Health Highlights: March 11, 2021

Arguments Over Medicaid Work Requirements Called Off by Supreme Court

A request by the Biden administration to call off arguments over a Trump administration plan to require Medicaid recipients to work has been agreed to by the Supreme Court.

The issue had been scheduled to be taken up by the court on March 29, but the Biden administration decided that the work requirements don't fit with Medicaid's goal of providing health care to lower-income people, the Associated Press reported.

In December, the Supreme Court agreed to review lower-court rulings that the Trump administration's work requirements went beyond what's allowed by law.

Those cases involved Arkansas and New Hampshire, and Arkansas opposed the Biden administration's request that the cases be dropped, the AP reported.

Gene Therapy for Sickle Cell Didn't Cause Patient's Leukemia

There's no evidence that a promising gene therapy for sickle cell disease triggered leukemia in a patient, according to the company testing the experimental treatment.

Bluebird Bio announced a few weeks ago that a sickle cell patient treated with the gene therapy five years ago in a clinical trial had developed acute myeloid leukemia, and that another patient developed acute myelodysplastic syndrome, a form of cancer that is often a precursor to leukemia, The New York Times reported.

Bluebird Bio halted its trials of the therapy for sickle cell patients and those with another blood disorder called beta thalassemia while it investigated if the gene therapy was at fault.

On Wednesday, the company said it had not found evidence that the gene therapy caused the sickle cell patient's leukemia, theTimes reported.

Bluebird Bio is still assessing whether the gene therapy may be linked to acute myelodysplastic syndrome, but has asked the Food and Drug Administration to allow its clinical trials to continue.

Before the trials were halted, Bluebird Bio had been on track to apply next year for FDA approval of the gene therapy, theTimes reported.

Most Employees Want Mandatory COVID-19 Vaccination at Work

Seven in 10 U.S. employees who started working at home during the pandemic say their companies should introduce mandatory COVID-19 vaccination before workers are called back to the office, a new survey reveals.

It also found that 76% of the more than 2,000 adults polled from Feb. 16 to 18 plan to get vaccinated as soon as they can, CBS News reported.

About 70% of employees said they'd like their companies to provide incentives -- such as cash bonuses and extra time off -- to get vaccinated, according to the findings from the employment website Glassdoor.

With a few exemptions, employers are allowed to require the vaccine and to ban unvaccinated people from the workplace, CBS News reported.

"COVID-19 has triggered a new wave of employee expectations, from incentives to get a vaccine to more flexible work options, even after it's safe to return to the office," Carina Cortez, Glassdoor's chief people officer, said in a statement. "Employers must take employee feedback into account to determine what is best for their workforce, including how to best support employees who plan to get the vaccine, and employees who do not."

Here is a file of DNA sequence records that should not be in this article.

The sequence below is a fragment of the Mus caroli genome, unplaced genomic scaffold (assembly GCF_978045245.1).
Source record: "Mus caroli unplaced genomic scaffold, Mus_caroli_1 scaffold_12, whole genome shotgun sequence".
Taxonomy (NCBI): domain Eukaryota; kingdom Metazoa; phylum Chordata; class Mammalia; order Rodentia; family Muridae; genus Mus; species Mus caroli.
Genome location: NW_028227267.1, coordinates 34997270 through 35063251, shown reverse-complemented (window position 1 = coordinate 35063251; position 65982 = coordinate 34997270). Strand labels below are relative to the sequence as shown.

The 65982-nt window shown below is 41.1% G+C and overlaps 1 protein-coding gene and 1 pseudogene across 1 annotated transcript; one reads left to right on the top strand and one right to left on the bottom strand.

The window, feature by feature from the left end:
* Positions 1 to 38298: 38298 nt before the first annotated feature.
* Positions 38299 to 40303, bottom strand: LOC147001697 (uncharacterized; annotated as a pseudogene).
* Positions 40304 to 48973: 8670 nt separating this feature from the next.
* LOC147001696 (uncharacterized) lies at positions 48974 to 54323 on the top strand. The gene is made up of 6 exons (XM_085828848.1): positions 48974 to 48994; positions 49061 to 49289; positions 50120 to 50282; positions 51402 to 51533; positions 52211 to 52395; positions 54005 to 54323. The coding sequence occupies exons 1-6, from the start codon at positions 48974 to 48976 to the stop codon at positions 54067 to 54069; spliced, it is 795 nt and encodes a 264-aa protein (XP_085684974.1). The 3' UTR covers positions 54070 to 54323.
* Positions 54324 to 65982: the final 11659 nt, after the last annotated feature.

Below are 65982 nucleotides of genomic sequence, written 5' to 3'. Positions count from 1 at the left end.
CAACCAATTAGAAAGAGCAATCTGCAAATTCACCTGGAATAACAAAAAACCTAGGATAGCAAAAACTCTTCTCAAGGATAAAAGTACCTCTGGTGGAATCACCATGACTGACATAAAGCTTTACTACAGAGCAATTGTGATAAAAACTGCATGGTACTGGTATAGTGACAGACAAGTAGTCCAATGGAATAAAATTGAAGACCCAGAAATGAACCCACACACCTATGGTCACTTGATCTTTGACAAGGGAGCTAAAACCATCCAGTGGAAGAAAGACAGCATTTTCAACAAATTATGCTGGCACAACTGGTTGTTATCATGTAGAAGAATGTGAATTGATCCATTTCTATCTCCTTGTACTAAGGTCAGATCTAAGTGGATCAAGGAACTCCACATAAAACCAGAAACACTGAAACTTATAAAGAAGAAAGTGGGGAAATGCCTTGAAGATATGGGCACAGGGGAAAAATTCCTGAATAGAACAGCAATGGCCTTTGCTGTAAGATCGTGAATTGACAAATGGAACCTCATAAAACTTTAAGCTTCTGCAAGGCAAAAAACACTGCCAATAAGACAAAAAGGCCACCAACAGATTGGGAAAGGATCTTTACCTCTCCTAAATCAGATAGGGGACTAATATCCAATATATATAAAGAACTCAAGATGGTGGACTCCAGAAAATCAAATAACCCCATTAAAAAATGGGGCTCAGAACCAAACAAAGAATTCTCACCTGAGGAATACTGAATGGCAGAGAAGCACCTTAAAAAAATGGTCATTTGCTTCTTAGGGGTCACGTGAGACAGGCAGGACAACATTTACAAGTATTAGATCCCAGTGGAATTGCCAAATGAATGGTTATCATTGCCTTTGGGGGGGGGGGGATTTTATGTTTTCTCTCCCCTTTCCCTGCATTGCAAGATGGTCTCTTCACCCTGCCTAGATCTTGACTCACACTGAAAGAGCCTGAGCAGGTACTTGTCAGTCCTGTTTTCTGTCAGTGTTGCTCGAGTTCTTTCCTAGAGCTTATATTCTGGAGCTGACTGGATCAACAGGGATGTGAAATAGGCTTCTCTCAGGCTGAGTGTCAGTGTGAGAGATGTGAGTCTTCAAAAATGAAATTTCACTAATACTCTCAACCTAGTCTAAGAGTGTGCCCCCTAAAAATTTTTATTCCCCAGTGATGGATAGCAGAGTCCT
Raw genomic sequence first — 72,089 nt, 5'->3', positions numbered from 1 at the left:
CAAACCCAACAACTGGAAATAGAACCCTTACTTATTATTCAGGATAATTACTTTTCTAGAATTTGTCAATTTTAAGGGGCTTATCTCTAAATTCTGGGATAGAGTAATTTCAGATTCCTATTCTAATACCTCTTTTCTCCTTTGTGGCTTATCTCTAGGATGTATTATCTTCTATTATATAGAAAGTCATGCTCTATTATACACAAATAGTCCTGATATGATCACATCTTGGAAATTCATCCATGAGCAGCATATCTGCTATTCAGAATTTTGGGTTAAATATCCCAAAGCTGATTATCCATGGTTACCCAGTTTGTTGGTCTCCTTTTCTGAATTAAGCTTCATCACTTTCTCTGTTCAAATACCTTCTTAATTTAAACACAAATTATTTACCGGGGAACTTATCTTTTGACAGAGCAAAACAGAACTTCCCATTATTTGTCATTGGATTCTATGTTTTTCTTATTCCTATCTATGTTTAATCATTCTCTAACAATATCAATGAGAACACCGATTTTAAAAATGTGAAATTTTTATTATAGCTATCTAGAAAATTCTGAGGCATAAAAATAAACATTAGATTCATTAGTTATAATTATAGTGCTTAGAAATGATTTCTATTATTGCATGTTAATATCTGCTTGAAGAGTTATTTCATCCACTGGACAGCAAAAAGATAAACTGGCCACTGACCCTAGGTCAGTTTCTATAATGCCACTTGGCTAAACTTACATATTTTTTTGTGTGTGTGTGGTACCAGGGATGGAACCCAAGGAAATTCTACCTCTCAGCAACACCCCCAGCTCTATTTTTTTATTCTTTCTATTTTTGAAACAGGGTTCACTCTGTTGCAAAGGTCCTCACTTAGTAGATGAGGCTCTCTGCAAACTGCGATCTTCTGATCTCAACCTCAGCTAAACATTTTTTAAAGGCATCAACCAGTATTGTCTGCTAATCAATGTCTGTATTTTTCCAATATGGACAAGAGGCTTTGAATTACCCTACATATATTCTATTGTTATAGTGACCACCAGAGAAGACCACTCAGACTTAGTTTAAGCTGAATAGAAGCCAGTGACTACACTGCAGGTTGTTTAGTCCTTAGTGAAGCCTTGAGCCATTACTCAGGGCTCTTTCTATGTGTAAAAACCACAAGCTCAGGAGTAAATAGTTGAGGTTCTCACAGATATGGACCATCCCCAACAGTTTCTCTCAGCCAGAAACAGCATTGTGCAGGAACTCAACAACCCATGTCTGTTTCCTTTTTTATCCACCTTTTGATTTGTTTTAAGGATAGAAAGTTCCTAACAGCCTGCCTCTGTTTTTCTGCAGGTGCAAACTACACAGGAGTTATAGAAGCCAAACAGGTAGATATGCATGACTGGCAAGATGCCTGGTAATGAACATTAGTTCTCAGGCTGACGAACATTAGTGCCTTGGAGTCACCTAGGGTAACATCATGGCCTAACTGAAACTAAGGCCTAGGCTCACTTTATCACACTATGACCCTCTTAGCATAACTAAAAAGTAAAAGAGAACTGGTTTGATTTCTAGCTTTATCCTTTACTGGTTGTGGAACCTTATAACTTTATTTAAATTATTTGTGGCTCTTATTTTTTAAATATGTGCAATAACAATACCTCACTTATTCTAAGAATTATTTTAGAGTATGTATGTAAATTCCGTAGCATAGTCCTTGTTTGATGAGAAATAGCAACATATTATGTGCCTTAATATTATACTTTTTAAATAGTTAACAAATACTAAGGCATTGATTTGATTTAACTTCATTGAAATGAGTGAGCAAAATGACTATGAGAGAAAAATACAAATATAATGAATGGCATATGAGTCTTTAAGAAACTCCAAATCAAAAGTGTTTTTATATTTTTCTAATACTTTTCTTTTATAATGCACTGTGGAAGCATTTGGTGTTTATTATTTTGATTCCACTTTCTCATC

The Glassdoor survey also shows that working from home has proven to be a popular. Nearly nine in 10 respondents said they want to continue working from home, even when it's safe to return to the office.

Nearly one quarter of U.S. adults surveyed said they would consider quitting their jobs if they were called back to the workplace before all employees are vaccinated. A slightly smaller share of workers are so happy at home they said they might quit anyway should they be called back to the office.

U.K Variant of Coronavirus Much More Deadly: Study

The so-called U.K. variant of the coronavirus has a "significantly higher" death rate than earlier versions of the virus, researchers say.

The B.1.1.7 variant was first identified in Britain last fall and experts say it's up to 70% more infectious than the original strain. A new study found that people infected with the variant were between 32% and 104% more likely to die than those with previous variants, the Washington Post reported.

Of 543,906 patients infected with the B.1.1.7 variant, 227 died. There were 141 deaths among the same number of patients infected with other variants, according to the study published Wednesday in the British Medical Journal.

"The variant of concern, in addition to being more transmissible, seems to be more lethal," the study authors wrote, the Post reported.

The B.1.1.7 variant is now circulating in more than 100 countries and nearly 3,300 cases of the variant have been identified in the United States

"Coupled with its ability to spread rapidly, this makes B.1.1.7 a threat that should be taken seriously," study co-leader Robert Challen, a researcher at the University of Exeter, U.K., told Reuters, the Post reported.

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